Abstract: The current ascendancy of right-wing populists across western democracies is a concerning trend, and so far, the left has not managed to mount an effective counterstrategy to arrest its momentum. Much of the rhetoric of these right-wing populists has focused on evoking fear and suspicion, verging on hatred, of outsiders and fellow countrymen and women with opposing political ideologies, to great effect. The importance of understanding why certain rhetoric is effective cannot be understated, and the works of George Lakoff, Jonathan Haidt, and Drew Westen that illuminate the moral and emotional factors behind how individuals interpret and respond to inputs of a political nature are reviewed and synthesised. IndividualsÂ’ underlying moral mental structures and the emotional responses that they can trigger must be understood in order to generate political messaging that resonates strongly with its target audience and consequently increases the likelihood of their actuation to vote. The recent phenomenon of individualisation, stemming from the current era of reflexive modernity is analysed within the context of divergent conservative and liberal moral matrices, and is found to be disproportionately ailing the liberal side of politics. In delineating the key elements of liberal and conservative morality, the existence of liberal moral tenets that are discordant with longstanding liberal communitarian ideals were revealed. In contrast, conservative morality appears to exhibit an inherent coherence that may contribute to conservatismÂ’s resilience in the face of reflexive modernity and disparate policy priorities of its constituents. The importance of understanding the moral and emotional foundations of political cognition is emphasised not only for its potential to bolster the efficacy of left-wing political parties, but also to provide an avenue by which the increasing hostility across the political spectrum can be subdued.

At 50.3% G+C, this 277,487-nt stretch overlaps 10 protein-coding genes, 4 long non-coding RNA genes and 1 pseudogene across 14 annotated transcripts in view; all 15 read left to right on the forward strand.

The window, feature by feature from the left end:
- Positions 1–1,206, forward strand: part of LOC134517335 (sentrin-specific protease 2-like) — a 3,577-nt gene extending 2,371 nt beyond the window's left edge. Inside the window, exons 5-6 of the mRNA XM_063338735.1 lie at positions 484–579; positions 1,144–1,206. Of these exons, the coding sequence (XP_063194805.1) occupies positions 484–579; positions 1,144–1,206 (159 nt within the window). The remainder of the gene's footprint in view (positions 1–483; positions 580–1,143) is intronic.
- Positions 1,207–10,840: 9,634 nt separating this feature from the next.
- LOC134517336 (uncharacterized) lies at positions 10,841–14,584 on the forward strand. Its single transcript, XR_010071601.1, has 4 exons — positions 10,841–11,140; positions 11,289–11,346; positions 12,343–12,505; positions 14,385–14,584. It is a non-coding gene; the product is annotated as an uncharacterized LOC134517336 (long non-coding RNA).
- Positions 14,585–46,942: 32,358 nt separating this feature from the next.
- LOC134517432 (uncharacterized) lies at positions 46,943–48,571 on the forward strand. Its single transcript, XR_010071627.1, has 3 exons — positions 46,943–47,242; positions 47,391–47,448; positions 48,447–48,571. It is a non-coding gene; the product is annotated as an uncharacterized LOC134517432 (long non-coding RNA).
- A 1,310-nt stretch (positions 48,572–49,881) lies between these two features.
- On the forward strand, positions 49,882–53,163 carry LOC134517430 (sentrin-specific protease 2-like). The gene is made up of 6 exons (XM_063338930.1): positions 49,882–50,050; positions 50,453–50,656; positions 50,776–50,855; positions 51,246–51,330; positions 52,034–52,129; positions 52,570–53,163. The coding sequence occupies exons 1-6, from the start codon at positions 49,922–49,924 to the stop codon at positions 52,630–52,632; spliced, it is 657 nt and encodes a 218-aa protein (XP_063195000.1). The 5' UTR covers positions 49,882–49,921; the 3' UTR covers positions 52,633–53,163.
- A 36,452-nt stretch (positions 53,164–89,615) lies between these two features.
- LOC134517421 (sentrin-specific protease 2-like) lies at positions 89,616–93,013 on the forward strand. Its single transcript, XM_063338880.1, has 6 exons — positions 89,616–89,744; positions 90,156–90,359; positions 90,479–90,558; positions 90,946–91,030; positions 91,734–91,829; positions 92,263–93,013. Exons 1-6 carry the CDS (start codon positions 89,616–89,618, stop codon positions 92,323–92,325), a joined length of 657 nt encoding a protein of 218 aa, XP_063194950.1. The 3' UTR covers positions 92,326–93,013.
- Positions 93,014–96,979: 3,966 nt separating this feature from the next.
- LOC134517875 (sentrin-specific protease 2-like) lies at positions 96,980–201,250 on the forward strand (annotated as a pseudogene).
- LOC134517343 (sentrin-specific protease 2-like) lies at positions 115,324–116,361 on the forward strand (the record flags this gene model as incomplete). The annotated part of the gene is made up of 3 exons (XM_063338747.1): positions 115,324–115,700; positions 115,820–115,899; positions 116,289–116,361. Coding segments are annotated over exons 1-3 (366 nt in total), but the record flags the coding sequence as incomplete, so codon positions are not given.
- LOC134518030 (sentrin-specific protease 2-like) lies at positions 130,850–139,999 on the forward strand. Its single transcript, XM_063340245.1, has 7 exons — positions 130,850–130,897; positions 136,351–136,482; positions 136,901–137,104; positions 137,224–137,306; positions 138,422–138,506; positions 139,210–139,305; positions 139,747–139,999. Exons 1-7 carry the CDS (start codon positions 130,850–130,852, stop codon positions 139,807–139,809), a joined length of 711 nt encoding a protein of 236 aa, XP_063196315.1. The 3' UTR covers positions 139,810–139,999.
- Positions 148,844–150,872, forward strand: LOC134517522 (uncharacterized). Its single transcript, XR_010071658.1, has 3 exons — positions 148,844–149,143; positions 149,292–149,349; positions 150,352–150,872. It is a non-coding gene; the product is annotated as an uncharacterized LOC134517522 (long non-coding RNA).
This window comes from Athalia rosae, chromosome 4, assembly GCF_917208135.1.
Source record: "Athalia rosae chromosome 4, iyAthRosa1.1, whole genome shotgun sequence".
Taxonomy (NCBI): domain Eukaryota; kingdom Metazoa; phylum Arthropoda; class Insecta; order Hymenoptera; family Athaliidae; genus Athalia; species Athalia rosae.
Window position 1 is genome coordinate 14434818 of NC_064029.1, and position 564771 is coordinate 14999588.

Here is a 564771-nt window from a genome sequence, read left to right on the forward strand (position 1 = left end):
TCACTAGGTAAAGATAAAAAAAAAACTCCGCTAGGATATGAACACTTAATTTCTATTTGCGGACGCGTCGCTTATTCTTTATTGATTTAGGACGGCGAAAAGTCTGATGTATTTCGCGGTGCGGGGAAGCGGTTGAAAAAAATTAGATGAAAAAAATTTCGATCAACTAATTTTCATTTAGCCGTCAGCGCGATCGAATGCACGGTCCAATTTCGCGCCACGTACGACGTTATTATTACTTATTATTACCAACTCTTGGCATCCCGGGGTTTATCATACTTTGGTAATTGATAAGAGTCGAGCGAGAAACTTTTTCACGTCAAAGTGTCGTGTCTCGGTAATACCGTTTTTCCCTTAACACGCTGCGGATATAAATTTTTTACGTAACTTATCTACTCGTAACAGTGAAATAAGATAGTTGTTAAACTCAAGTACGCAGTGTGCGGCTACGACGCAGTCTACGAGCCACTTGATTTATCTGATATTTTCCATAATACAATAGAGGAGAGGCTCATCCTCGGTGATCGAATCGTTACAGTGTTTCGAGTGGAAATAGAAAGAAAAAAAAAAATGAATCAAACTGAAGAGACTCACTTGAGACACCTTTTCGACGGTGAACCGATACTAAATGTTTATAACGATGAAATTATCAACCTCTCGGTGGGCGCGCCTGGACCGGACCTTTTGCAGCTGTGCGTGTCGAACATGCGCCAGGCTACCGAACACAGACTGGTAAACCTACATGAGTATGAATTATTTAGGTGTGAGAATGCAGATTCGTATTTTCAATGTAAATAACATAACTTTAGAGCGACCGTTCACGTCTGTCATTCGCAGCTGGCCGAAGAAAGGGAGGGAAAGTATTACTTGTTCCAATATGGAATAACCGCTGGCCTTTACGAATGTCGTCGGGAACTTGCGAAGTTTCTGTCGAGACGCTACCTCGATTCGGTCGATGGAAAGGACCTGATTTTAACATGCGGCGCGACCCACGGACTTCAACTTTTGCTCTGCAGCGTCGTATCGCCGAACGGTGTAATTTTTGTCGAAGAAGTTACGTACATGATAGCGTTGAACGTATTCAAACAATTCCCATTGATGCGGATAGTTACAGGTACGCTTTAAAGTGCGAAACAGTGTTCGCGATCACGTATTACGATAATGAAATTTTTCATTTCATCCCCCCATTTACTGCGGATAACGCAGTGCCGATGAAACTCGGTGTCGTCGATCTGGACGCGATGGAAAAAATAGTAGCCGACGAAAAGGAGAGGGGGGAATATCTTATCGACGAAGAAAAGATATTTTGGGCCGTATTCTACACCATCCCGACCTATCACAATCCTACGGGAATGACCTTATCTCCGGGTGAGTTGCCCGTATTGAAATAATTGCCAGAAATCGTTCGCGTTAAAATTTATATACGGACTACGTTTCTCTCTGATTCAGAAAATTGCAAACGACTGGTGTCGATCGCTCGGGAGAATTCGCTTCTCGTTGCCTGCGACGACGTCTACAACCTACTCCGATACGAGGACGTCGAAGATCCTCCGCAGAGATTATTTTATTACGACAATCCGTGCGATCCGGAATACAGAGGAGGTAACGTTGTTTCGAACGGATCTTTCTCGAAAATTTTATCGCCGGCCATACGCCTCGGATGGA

Date: 2019
  6. By: Spash, Clive L.; Smith, Tone
    Abstract: This discussion paper looks at the connections between economies and ecosystems, or more generally biophysical reality. The term "economies" is used, rather than "the economy", because of the prevalent false claim that there is only one type of economic system that is possible. We outline how the ecological crises is linked to the dominant drive for economic growth and the tendency to equate growth with progress and development; common even amongst those apparently critical of the need for continued growth in the materially rich countries. The unreality of mainstream economics is epitomised by the accolades given to those justifying mild reformist policy in response to human induced climate change in order to continue the pursuit of economic growth. We emphasise the structural aspects of economies as emergent from and dependent upon the structure and functioning of both society and ecology (energy and material flows). Finally, that the structure of the global economy must change to avoid social ecological collapse, poses the questions of how that can be achieved and what sort of economics is necessary? We explain the need for: (i) a structural change that addresses the currently dysfunctional relationships between economic, social and ecological systems, and (ii) an economics that is interdisciplinary and realist about its social and natural science relations.